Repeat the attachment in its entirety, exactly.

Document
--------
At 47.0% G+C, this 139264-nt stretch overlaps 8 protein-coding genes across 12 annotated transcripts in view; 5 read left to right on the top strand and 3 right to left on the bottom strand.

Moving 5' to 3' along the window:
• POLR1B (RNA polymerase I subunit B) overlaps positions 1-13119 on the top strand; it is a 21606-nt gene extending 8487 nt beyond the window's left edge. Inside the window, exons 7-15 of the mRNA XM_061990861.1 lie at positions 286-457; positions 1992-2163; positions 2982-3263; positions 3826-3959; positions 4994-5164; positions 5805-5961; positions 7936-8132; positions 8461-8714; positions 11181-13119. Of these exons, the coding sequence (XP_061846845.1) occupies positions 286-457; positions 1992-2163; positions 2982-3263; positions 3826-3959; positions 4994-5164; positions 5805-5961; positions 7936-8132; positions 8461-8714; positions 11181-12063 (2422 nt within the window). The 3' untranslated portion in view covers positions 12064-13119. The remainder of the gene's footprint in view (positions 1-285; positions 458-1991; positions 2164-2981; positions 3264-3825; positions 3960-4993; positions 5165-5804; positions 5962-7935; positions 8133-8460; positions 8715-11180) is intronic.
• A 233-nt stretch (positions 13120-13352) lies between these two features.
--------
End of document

At 47.0% G+C, this 139264-nt stretch overlaps 8 protein-coding genes across 12 annotated transcripts in view; 5 read left to right on the top strand and 3 right to left on the bottom strand.

Moving 5' to 3' along the window:
• POLR1B (RNA polymerase I subunit B) overlaps positions 1-13119 on the top strand; it is a 21606-nt gene extending 8487 nt beyond the window's left edge. Inside the window, exons 7-15 of the mRNA XM_061990861.1 lie at positions 286-457; positions 1992-2163; positions 2982-3263; positions 3826-3959; positions 4994-5164; positions 5805-5961; positions 7936-8132; positions 8461-8714; positions 11181-13119. Of these exons, the coding sequence (XP_061846845.1) occupies positions 286-457; positions 1992-2163; positions 2982-3263; positions 3826-3959; positions 4994-5164; positions 5805-5961; positions 7936-8132; positions 8461-8714; positions 11181-12063 (2422 nt within the window). The 3' untranslated portion in view covers positions 12064-13119. The remainder of the gene's footprint in view (positions 1-285; positions 458-1991; positions 2164-2981; positions 3264-3825; positions 3960-4993; positions 5165-5804; positions 5962-7935; positions 8133-8460; positions 8715-11180) is intronic.
• A 233-nt stretch (positions 13120-13352) lies between these two features.